There are many reasons why you don't see a lot of factory overclocked systems. Reliability is not the first that comes to mind. NASA still uses 1970s technology for many mission critical applications. Does anyone want to fire up a PDP-11 for a DAW?

Often many factors other than reliability are involved in such choices. Rather, I would imagine that other concerns like corporate consistency, warranties, agreements with manufacturers, etc... are a better explanation. Another issue is that proper overclocking requires specialized knowledge and that detailed performance tweaking and testing can be time consuming. The attention required on a per-system basis is probably not very cost effective in a corporate environment where you are more likely to see a "set it and forget it" philosophy across multiple machines. In that sort of environment, it probably makes more sense to set every machine at BIOS defaults.
Old 18th October 2013
  #34
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Mo Facta's Avatar
Necropost!

Found this page while doing research on overclocking my new "old" machine that I just got for my home studio; an XFX nForce 780i SLI-based Q6600 system. I've overclocked it to 3.2GHz and it seems to be slamming along just fine. Core temps at idle are between 38 and 43ish.

My main studio machine is an i7-2600 that is not overclocked. It doesn't leave me wanting as far as DSP headroom goes. It's interesting to see how the increase in processing power over the last six years has basically made overclocking less popular, although I'm sure the gamers still do it.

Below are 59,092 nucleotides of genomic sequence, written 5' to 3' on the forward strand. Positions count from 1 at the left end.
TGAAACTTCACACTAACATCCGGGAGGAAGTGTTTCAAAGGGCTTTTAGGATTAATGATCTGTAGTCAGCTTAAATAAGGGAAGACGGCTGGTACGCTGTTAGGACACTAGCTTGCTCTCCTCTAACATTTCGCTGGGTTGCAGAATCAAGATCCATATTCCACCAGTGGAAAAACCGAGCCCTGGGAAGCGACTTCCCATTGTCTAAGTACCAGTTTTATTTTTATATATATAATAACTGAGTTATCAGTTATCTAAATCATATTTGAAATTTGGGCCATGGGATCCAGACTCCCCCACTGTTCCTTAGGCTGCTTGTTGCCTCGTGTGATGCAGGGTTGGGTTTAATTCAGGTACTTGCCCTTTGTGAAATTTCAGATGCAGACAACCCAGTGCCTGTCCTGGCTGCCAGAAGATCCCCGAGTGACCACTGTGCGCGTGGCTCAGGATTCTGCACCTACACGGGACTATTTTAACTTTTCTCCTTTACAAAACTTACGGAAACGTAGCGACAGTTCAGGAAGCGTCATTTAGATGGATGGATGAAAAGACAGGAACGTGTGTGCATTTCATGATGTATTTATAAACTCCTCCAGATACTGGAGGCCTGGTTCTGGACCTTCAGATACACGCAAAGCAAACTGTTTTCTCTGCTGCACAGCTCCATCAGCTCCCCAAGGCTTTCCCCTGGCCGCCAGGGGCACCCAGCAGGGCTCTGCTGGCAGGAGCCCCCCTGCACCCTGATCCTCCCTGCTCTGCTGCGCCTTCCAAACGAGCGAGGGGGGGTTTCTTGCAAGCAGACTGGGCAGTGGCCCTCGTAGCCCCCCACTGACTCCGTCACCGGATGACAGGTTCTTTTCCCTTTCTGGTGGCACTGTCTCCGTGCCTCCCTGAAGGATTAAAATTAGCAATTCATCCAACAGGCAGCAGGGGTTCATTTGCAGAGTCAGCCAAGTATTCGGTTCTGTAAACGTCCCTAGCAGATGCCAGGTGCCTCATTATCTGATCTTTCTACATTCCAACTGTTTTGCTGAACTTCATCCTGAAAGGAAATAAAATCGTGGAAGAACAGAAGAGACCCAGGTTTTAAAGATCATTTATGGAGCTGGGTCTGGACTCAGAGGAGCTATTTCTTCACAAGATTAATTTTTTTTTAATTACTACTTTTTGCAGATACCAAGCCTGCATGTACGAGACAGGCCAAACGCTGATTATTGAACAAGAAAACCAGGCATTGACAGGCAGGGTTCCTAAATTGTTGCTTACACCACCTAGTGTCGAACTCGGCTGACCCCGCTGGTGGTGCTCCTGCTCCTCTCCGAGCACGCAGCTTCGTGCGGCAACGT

Reading over the posts it's funny to see how precious people were over this issue. I personally have never over-clocked a studio machine before and pretty much thought along the same lines as Tibbons for many years but when I got this machine I thought, eh, what the hell. If I can squeeze another gigahertz or so out of each core safely, let's do it. The upside was that the 780i motherboard is a gaming motherboard with an Nvidia chipset so it's sorta made for overclocking. So far it's working great.

Anyhoo. No real reason for my post here but to comment.

Actually, anyone out there overclocking their new Ivy Bridge or Haswell system? Would be interesting to see what the current consensus is. I'm sure I know the verdict.

Cheers
Old 18th October 2013